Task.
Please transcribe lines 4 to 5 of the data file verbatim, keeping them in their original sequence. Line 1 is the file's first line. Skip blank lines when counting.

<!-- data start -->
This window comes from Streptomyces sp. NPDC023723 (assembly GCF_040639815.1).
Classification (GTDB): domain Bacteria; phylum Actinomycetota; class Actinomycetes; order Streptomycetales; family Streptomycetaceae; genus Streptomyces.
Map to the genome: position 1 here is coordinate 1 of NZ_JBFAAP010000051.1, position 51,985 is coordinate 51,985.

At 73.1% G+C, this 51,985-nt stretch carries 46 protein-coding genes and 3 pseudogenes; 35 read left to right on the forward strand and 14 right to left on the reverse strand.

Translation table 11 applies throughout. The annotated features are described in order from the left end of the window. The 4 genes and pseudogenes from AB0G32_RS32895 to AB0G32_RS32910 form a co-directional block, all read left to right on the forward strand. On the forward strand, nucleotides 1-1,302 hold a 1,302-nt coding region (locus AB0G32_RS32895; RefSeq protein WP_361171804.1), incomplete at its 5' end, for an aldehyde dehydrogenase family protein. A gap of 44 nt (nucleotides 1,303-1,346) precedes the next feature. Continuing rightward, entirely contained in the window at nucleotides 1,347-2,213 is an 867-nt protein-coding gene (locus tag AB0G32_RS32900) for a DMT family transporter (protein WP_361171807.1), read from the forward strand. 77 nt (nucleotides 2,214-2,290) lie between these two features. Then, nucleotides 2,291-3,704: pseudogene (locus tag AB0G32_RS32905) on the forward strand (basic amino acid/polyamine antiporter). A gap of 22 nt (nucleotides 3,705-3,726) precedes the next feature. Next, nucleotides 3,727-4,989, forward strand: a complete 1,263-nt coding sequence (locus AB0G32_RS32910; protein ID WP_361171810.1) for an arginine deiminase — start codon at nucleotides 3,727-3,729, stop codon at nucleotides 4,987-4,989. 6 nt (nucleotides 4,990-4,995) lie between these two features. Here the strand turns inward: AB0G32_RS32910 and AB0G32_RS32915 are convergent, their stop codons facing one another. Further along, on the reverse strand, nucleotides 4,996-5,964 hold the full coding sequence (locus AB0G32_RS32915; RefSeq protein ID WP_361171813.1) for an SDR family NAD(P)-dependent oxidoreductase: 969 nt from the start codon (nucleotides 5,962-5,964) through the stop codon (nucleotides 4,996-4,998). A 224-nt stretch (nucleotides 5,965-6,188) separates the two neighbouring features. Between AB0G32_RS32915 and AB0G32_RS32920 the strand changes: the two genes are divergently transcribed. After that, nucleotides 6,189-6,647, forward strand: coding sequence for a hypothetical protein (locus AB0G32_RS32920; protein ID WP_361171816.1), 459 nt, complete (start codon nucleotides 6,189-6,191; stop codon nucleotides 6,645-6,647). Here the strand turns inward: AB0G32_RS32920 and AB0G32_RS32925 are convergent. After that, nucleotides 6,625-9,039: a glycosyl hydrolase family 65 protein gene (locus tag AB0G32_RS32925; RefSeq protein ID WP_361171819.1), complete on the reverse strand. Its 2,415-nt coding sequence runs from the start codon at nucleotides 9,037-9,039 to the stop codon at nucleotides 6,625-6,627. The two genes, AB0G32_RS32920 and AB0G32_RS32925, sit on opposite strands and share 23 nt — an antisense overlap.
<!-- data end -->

At 73.1% G+C, this 51,985-nt stretch carries 46 protein-coding genes and 3 pseudogenes; 35 read left to right on the forward strand and 14 right to left on the reverse strand.

Translation table 11 applies throughout. The annotated features are described in order from the left end of the window. The 4 genes and pseudogenes from AB0G32_RS32895 to AB0G32_RS32910 form a co-directional block, all read left to right on the forward strand. On the forward strand, nucleotides 1-1,302 hold a 1,302-nt coding region (locus AB0G32_RS32895; RefSeq protein WP_361171804.1), incomplete at its 5' end, for an aldehyde dehydrogenase family protein. A gap of 44 nt (nucleotides 1,303-1,346) precedes the next feature. Continuing rightward, entirely contained in the window at nucleotides 1,347-2,213 is an 867-nt protein-coding gene (locus tag AB0G32_RS32900) for a DMT family transporter (protein WP_361171807.1), read from the forward strand. 77 nt (nucleotides 2,214-2,290) lie between these two features. Then, nucleotides 2,291-3,704: pseudogene (locus tag AB0G32_RS32905) on the forward strand (basic amino acid/polyamine antiporter). A gap of 22 nt (nucleotides 3,705-3,726) precedes the next feature. Next, nucleotides 3,727-4,989, forward strand: a complete 1,263-nt coding sequence (locus AB0G32_RS32910; protein ID WP_361171810.1) for an arginine deiminase — start codon at nucleotides 3,727-3,729, stop codon at nucleotides 4,987-4,989. 6 nt (nucleotides 4,990-4,995) lie between these two features. Here the strand turns inward: AB0G32_RS32910 and AB0G32_RS32915 are convergent, their stop codons facing one another. Further along, on the reverse strand, nucleotides 4,996-5,964 hold the full coding sequence (locus AB0G32_RS32915; RefSeq protein ID WP_361171813.1) for an SDR family NAD(P)-dependent oxidoreductase: 969 nt from the start codon (nucleotides 5,962-5,964) through the stop codon (nucleotides 4,996-4,998). A 224-nt stretch (nucleotides 5,965-6,188) separates the two neighbouring features. Between AB0G32_RS32915 and AB0G32_RS32920 the strand changes: the two genes are divergently transcribed. After that, nucleotides 6,189-6,647, forward strand: coding sequence for a hypothetical protein (locus AB0G32_RS32920; protein ID WP_361171816.1), 459 nt, complete (start codon nucleotides 6,189-6,191; stop codon nucleotides 6,645-6,647). Here the strand turns inward: AB0G32_RS32920 and AB0G32_RS32925 are convergent. After that, nucleotides 6,625-9,039: a glycosyl hydrolase family 65 protein gene (locus tag AB0G32_RS32925; RefSeq protein ID WP_361171819.1), complete on the reverse strand. Its 2,415-nt coding sequence runs from the start codon at nucleotides 9,037-9,039 to the stop codon at nucleotides 6,625-6,627. The two genes, AB0G32_RS32920 and AB0G32_RS32925, sit on opposite strands and share 23 nt — an antisense overlap.